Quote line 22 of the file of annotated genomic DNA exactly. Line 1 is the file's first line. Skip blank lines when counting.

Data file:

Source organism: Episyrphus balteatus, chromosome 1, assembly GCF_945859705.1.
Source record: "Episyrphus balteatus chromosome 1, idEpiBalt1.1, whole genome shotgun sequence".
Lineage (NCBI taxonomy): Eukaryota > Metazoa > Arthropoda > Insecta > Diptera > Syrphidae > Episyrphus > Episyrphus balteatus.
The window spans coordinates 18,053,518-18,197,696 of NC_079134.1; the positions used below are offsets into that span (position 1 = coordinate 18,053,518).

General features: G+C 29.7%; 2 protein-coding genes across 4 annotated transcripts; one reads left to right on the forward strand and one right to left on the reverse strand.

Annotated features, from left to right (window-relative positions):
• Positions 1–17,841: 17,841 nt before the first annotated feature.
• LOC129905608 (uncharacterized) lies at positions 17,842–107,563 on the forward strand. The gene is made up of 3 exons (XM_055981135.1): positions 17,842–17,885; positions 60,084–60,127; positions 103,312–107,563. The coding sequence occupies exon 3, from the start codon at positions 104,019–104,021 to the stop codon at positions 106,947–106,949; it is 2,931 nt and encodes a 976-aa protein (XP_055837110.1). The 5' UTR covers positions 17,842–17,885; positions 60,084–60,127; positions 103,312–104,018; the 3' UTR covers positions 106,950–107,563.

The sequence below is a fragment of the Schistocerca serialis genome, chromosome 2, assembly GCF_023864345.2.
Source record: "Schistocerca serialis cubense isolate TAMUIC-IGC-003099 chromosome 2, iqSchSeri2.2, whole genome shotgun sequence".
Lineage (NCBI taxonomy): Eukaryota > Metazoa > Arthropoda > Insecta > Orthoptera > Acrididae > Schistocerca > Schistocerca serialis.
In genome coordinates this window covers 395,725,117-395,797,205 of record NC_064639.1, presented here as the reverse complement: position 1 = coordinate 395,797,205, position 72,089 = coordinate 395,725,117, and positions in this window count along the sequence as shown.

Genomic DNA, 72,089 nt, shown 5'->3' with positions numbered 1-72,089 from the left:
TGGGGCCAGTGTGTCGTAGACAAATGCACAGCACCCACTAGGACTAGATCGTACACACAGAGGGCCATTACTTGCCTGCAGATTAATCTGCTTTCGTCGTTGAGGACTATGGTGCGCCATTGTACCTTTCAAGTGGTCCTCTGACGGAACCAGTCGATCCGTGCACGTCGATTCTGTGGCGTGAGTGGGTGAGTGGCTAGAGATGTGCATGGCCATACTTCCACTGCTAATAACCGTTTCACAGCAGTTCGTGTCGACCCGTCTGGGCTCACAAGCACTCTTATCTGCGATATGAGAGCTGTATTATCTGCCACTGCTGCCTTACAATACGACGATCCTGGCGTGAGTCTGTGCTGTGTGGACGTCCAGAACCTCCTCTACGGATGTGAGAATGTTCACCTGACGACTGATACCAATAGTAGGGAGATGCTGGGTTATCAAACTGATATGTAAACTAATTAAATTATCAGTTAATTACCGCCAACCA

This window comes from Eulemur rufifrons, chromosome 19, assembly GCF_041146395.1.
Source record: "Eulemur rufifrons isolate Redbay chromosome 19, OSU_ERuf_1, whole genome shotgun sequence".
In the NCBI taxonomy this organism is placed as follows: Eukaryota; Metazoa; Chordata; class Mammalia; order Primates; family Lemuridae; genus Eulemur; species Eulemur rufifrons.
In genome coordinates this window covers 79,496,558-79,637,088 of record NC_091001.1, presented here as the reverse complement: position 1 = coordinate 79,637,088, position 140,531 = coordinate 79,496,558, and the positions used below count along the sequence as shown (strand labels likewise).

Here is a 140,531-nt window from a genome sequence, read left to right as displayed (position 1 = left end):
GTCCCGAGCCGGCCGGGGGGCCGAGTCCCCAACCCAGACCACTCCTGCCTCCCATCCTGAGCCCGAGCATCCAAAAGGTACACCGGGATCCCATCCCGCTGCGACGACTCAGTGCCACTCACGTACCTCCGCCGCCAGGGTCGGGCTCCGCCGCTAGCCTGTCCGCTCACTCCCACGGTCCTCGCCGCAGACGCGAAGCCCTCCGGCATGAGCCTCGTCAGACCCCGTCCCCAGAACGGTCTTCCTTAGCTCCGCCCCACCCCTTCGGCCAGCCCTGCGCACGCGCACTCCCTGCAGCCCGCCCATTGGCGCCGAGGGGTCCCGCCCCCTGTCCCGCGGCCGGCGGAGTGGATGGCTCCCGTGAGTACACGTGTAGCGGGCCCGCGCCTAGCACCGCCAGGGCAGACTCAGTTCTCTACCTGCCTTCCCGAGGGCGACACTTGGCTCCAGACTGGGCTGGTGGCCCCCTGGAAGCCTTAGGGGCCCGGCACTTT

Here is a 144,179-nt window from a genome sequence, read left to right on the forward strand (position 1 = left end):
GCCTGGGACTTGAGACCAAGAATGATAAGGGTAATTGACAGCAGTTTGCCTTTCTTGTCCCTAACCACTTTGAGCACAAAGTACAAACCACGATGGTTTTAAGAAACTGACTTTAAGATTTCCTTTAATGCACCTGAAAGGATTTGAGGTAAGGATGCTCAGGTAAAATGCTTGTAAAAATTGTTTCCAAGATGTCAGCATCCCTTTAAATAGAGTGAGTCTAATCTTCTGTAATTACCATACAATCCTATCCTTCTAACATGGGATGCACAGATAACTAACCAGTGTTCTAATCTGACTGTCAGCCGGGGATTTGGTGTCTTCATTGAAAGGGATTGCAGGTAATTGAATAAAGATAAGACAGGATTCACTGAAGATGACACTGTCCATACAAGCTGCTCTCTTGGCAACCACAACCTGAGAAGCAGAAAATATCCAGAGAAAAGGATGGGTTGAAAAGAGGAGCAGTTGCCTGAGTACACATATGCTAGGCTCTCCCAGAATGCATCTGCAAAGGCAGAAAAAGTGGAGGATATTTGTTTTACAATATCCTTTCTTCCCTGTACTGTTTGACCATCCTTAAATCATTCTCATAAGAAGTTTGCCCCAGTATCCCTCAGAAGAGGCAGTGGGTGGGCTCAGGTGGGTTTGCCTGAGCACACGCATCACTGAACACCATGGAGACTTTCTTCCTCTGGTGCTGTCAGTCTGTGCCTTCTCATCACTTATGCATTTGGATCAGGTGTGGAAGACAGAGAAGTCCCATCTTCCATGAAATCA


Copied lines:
GCCTGGGACTTGAGACCAAGAATGATAAGGGTAATTGACAGCAGTTTGCCTTTCTTGTCCCTAACCACTTTGAGCACAAAGTACAAACCACGATGGTTTTAAGAAACTGACTTTAAGATTTCCTTTAATGCACCTGAAAGGATTTGAGGTAAGGATGCTCAGGTAAAATGCTTGTAAAAATTGTTTCCAAGATGTCAGCATCCCTTTAAATAGAGTGAGTCTAATCTTCTGTAATTACCATACAATCCTATCCTTCTAACATGGGATGCACAGATAACTAACCAGTGTTCTAATCTGACTGTCAGCCGGGGATTTGGTGTCTTCATTGAAAGGGATTGCAGGTAATTGAATAAAGATAAGACAGGATTCACTGAAGATGACACTGTCCATACAAGCTGCTCTCTTGGCAACCACAACCTGAGAAGCAGAAAATATCCAGAGAAAAGGATGGGTTGAAAAGAGGAGCAGTTGCCTGAGTACACATATGCTAGGCTCTCCCAGAATGCATCTGCAAAGGCAGAAAAAGTGGAGGATATTTGTTTTACAATATCCTTTCTTCCCTGTACTGTTTGACCATCCTTAAATCATTCTCATAAGAAGTTTGCCCCAGTATCCCTCAGAAGAGGCAGTGGGTGGGCTCAGGTGGGTTTGCCTGAGCACACGCATCACTGAACACCATGGAGACTTTCTTCCTCTGGTGCTGTCAGTCTGTGCCTTCTCATCACTTATGCATTTGGATCAGGTGTGGAAGACAGAGAAGTCCCATCTTCCATGAAATCA